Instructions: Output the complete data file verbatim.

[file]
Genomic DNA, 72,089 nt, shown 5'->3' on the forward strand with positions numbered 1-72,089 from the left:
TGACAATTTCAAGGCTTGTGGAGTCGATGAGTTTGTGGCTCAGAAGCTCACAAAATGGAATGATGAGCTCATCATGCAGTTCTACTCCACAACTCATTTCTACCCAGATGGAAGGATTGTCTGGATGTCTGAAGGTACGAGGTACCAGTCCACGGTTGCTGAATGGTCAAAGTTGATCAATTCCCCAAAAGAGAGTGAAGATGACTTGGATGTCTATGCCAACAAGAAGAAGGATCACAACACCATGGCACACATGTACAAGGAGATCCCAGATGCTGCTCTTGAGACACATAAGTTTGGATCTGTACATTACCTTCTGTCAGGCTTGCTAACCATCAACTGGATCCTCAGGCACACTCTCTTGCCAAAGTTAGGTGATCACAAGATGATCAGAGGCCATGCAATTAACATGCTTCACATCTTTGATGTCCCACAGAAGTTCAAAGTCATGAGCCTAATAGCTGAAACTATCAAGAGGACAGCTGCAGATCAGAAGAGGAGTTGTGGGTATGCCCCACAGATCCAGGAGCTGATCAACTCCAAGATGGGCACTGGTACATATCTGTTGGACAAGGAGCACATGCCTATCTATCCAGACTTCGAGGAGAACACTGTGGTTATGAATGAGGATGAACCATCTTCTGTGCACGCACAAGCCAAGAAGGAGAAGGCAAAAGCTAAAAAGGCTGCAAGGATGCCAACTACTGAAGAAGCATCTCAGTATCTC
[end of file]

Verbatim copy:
Genomic DNA, 72,089 nt, shown 5'->3' on the forward strand with positions numbered 1-72,089 from the left:
TGACAATTTCAAGGCTTGTGGAGTCGATGAGTTTGTGGCTCAGAAGCTCACAAAATGGAATGATGAGCTCATCATGCAGTTCTACTCCACAACTCATTTCTACCCAGATGGAAGGATTGTCTGGATGTCTGAAGGTACGAGGTACCAGTCCACGGTTGCTGAATGGTCAAAGTTGATCAATTCCCCAAAAGAGAGTGAAGATGACTTGGATGTCTATGCCAACAAGAAGAAGGATCACAACACCATGGCACACATGTACAAGGAGATCCCAGATGCTGCTCTTGAGACACATAAGTTTGGATCTGTACATTACCTTCTGTCAGGCTTGCTAACCATCAACTGGATCCTCAGGCACACTCTCTTGCCAAAGTTAGGTGATCACAAGATGATCAGAGGCCATGCAATTAACATGCTTCACATCTTTGATGTCCCACAGAAGTTCAAAGTCATGAGCCTAATAGCTGAAACTATCAAGAGGACAGCTGCAGATCAGAAGAGGAGTTGTGGGTATGCCCCACAGATCCAGGAGCTGATCAACTCCAAGATGGGCACTGGTACATATCTGTTGGACAAGGAGCACATGCCTATCTATCCAGACTTCGAGGAGAACACTGTGGTTATGAATGAGGATGAACCATCTTCTGTGCACGCACAAGCCAAGAAGGAGAAGGCAAAAGCTAAAAAGGCTGCAAGGATGCCAACTACTGAAGAAGCATCTCAGTATCTC